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Big Companies That Succeeded With No Money

To be a successful start-up, you don’t need a boat load of Venture Capital. Solve a real problem customers face and you can charge real money for it. One of the best sources of capital is sales, and this way you learn what your consumers like before making huge investments and squandering your VC. Now after you’ve done some hard work turning $1 into $10, you know how to turn $100,000 into $1 billion.

Here are a few examples of start-ups that have flourished with little to no money in the beginning but have grown into HUGE companies.


MailChimp: Back in 2000, Ben Chestnut was running a design consolation firm. Many clients would come to him wanting a newsletter created but Ben hated creating them so built a tool to save him time. This simple tool to automate a job he hated grew into a $400 million business.

An easy way to create an extremely useful product (and ensure demand) is to automate a part of your job you don’t enjoy because guaranteed there are people out there who hate the same job you do.


Shopify: The founders of Shopify wanted a shopping cart solution for an e-commerce site for snowboarders but couldn’t find what they were looking for so decided to create they’re own instead. This turned out to be something many others were looking for and the company ran independently for six years just on revenue. They eventually raised VC money and went public, now they stand as a billion dollar company.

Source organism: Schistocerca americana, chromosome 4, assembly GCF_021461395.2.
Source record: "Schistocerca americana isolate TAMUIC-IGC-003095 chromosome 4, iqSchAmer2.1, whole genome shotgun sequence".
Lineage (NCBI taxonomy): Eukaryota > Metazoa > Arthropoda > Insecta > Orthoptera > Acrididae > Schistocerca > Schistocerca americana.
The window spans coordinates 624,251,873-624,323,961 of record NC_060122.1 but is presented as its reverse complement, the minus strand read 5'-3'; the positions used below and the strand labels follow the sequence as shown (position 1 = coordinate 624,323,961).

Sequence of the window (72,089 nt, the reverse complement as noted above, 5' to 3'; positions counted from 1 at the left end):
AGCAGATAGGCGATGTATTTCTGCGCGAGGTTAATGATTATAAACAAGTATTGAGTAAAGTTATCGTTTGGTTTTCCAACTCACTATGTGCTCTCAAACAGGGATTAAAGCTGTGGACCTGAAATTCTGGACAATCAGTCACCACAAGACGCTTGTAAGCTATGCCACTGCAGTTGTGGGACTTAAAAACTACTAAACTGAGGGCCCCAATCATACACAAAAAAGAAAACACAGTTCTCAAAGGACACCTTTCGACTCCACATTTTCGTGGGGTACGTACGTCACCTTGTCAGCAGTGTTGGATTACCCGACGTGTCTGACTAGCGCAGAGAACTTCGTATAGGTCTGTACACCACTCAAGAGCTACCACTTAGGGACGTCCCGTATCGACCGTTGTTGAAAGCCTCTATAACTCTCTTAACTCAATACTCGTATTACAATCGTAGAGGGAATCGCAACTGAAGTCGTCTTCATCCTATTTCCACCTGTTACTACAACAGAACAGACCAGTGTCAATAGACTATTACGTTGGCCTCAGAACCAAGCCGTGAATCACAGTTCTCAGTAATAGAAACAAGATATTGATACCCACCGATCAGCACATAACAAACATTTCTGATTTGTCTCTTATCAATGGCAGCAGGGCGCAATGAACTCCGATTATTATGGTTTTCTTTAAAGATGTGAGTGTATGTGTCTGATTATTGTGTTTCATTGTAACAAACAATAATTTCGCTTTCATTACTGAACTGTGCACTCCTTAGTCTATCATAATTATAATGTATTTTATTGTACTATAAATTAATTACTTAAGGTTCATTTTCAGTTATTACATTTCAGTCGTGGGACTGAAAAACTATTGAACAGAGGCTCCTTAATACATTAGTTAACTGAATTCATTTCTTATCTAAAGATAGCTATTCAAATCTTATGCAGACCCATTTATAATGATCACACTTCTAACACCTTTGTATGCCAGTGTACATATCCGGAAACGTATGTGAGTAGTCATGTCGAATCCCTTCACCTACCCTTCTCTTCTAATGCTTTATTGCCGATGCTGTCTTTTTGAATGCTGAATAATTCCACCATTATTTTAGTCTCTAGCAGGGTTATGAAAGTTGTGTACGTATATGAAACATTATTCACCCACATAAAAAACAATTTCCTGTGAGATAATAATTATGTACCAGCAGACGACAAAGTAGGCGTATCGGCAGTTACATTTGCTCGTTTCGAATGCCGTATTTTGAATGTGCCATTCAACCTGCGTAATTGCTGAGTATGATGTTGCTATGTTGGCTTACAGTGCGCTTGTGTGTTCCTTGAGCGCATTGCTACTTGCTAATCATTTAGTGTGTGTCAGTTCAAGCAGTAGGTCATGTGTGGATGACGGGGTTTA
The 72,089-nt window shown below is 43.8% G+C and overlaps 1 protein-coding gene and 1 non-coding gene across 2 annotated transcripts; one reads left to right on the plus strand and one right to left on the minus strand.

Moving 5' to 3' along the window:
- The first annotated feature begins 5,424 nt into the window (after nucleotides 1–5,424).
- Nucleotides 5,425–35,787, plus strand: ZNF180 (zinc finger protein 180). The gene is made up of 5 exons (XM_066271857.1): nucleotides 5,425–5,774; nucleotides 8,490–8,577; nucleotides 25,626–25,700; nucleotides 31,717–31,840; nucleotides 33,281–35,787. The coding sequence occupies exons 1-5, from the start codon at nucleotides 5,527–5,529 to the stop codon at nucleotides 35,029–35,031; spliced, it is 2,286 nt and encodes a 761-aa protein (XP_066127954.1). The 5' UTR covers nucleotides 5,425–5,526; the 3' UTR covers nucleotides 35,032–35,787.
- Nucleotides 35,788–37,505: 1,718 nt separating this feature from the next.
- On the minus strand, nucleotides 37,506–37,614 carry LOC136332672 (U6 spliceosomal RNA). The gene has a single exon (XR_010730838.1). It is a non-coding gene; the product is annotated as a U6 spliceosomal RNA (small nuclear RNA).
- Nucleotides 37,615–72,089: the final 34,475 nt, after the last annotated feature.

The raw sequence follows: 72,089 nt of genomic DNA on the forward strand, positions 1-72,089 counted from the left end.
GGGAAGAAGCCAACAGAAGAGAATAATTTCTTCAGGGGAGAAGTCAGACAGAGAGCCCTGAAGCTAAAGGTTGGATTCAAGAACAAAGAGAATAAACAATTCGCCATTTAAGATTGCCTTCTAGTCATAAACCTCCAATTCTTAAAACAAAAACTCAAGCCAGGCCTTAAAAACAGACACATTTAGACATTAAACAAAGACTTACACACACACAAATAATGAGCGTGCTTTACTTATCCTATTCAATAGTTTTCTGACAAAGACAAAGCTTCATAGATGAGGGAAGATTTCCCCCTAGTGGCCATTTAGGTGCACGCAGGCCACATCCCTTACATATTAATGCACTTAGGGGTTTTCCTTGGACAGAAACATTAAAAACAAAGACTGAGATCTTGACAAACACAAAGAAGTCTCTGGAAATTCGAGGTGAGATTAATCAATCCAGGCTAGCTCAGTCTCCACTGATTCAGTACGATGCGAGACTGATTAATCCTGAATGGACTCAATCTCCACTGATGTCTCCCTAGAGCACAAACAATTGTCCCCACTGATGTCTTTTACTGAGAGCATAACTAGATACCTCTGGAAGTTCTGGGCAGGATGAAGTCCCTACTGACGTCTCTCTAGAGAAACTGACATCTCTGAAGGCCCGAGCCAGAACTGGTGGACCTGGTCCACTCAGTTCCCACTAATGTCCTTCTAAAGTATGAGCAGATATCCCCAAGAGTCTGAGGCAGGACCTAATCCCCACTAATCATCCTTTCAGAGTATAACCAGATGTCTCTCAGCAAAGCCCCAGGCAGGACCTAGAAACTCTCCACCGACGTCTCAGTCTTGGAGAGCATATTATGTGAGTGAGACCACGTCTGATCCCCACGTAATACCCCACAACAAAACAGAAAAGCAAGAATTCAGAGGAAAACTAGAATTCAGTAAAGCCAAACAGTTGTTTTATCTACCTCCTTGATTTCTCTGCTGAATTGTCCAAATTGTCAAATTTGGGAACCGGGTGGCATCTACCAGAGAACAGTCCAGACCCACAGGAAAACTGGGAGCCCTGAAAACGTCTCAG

Shutter Stock: Founder Jon Oringer was a software developer and armature photographer who combined his passions using development skills and 30,000 of his own photos to create a stock photo service. That service has grown to be valued at over $2 billion. This self-reliance made him one of a select few truly self-made billionaires. Focus on what you can do today to grow your idea.


Tough Mudder: Will Dean, founder of Tough Mudder turned $7,000 of savings into a company with over $100 million in annual revenue. The secret was presale registration to races and then using that money as working capital to construct the events that grew Tough Mudder into the spectacle it is today. Funding doesn’t need to come in millions of dollars at a time. Extremely savvy entrepreneurs design the product so they can take pre-sales and registration before deliver (or even production) of the product. This transforms customers into a new source of growth capital.


Loot Crate: This company had over 600,000 customers and $100 million in revenue before they even looked to VC for funding. The reason they were so efficient was that when they launched they had no idea of the actual products included in they’re subscription box. They setup a website and took pre orders, then using that money to buy the products to fill the orders.



Mojang: You may not have heard of the company but the product has become a phenomenon in every part of the world, Minecraft. The company had a tiny staff of 50 people and earned almost a billion dollars before being sold to Microsoft for $2.5 billion. Mojang never stooped to the lows of other viral gaming trends and so avoided pesky micro transactions and instead went with a flat fee to access the ever-evolving game.



Bottom line: VC isn’t the be all and end all. 

Figure out what you need to and then look for investment. Don’t use VC to work out the kinks, this could lead to huge failure down the track when you run into a big issue and have already used up your capital. These companies didn’t seek VC or Angel Investors for a time and so when it came time to look for investment, they had the pick of the litter instead of coming off desperate.

But there’s no need to bootstrap forever. VC can really boost what you’re doing into the stratosphere but that’s what it should be, a boost. You build the rocket and when you need it, that booster of VC will be all you need.